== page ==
social benefits that flow back to the working population through the
medium of government expenditures; this will allow us to assess their
net balance (the net social wage). The category of "working
population" is not defined here in sociological or political terms,
but rather in terms of all those who earn wages and salaries, with
the exception of CEOs and other top management. This is in part
because wages play a central role in most economic processes, but
also because it allows us to get consistent results across countries.
We use national economic accounts and other sources to estimate and
track the net social wage in six advanced countries: the United
States, Canada, the United Kingdom, Germany, Sweden, and Australia.

The net social wage consists of the difference between social
expenditures directed toward the working population ("labor") and the
taxes directly levied on this same group. On the side of social
expenditures, we count all welfare expenditures (health, education,
welfare, housing, transportation, parks and recreation, transfer
payments to workers, etc.). We divide such expenditures into two
subsets. Expenditure Group I, which we assume is entirely received by
workers, and consists of items such as Labor Training and Services,
Housing and Community services, and Income Support, Social Security,
and Welfare (except the small items called Military Disability and
Military Retirement, which we treat as a cost of war). And
Expenditure Group II, which is directed toward workers and nonworkers
alike and comprises items such as Education, Health and Hospitals,
Recreational and Cultural Activities, Energy, Natural Resources,
Passenger Transportation, and Postal Services. The workers' share in
this is estimated by multiplying the group total by the labor share
in personal income (Shaikh and Tonak, 1987, 1994).

Full Size PictureOn the side of taxes levied directly on the working
population are income taxes, social security taxes, property and
other taxes. The primary monetary flow from which the taxes are
deducted is total Employee Compensation, which is the total cost of
workers to their employers. We consider this to be the gross wage of
workers, comprising wages and salaries as well as benefits such as
Employers Contributions for Social Insurance and Other Labor Income.
The total taxes to be considered then fall into two groups: Tax Group
I, which comes entirely out of gross wages, and consists of all
deductions for social security (that is, the sum of Employee and
Employer Contributions), and the more general Tax Group II, which
consists of Personal Income Taxes, Motor Vehicle Licenses, Personal
Property Taxes (primarily on homes), and Other Taxes and Non-taxes (a
very small category that includes passport fees and fines), and is
allocated between labor and nonlabor using the share of labor income
in personal income.

Comparing the expenditures on labor and the taxes paid by labor then
gives us the net social wage, defined as benefits received by workers
minus taxes paid (see Shaikh and Tonak, 1987, 1994, 2000, for further
details). The net social wage ratio then refers to its size relative
to GDP.

III. Empirical Results

1. The United States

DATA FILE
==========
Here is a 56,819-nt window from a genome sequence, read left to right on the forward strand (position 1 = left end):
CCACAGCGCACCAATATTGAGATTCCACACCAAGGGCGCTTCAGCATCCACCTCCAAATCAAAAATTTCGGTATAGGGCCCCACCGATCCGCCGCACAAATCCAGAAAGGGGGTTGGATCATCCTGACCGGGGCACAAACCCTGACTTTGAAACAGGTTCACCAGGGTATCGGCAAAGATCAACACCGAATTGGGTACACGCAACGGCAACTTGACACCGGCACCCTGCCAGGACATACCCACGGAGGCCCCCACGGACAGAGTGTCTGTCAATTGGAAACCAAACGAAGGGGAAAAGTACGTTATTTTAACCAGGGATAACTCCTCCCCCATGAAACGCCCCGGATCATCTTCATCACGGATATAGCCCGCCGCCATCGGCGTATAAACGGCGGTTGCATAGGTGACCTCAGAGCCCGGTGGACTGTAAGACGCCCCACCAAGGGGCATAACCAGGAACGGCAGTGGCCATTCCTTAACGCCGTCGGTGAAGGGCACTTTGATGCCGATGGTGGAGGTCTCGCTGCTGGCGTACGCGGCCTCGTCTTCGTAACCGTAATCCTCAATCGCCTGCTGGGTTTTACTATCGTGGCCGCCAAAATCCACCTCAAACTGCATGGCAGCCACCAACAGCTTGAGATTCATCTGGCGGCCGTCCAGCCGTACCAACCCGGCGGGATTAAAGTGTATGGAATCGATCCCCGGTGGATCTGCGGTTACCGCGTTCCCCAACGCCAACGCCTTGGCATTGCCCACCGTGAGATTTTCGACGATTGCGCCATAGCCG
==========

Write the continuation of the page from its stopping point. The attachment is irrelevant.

Full Size PictureWe begin with our results for the United States,
with data taken from Shaikh and Tonak (2000). Figure 1 depicts the
benefit rate of labor (total social expenditures directed towards
labor relative to GDP) and the tax rate of labor (total labor taxes
relative to GDP). (5) It is clear that both rise sharply over the
postwar period. But what is particularly striking is that in the
United States, during the long boom from the end of World War II to
the late 1960s, the benefit rate is always below the tax rate. Thus
during the long boom the net social wage is negative that is, it is a
net tax on labor. Rather than dragging down the rest of the economy
in this interval, United States workers were subsidizing it.

It is only after the boom runs out in the early 1970s and the
unemployment rate rises sharply that the benefit rate overtakes the
tax rate and the net social wage become positive. This is simply
because increased numbers of unemployed and impoverished people
become eligible for payments, while at the same time their decreased
incomes reduce the taxes they pay. This same effect also raises the
government deficit. Thus a positive net social wage becomes
associated with a rise in the government deficit during the growth
slowdown, giving rise to the mistaken impression that the observed
correlation between the two was causal.

Full Size PictureBut the correlation did serve an important
ideological purpose, because it became fodder for the attack on the
welfare state. By the 1980s, beginning with Reagan and continuing
after his administration, this assault succeeded in dismantling the
safety net and sharply reducing the strength of workers'
organizations (Amott, 1987: 51). Even the sharp rise in the
unemployment rate at the beginning of the Reagan-Bush era (see table
2) barely changes the benefit rate because benefit and eligibility
cutbacks compensate for the greater numbers of unemployed. A second
surge of unemployment at the end of this era raises the benefit rate
once again because total benefits accelerate in the face of greater
unemployment while total employee compensation slows down for the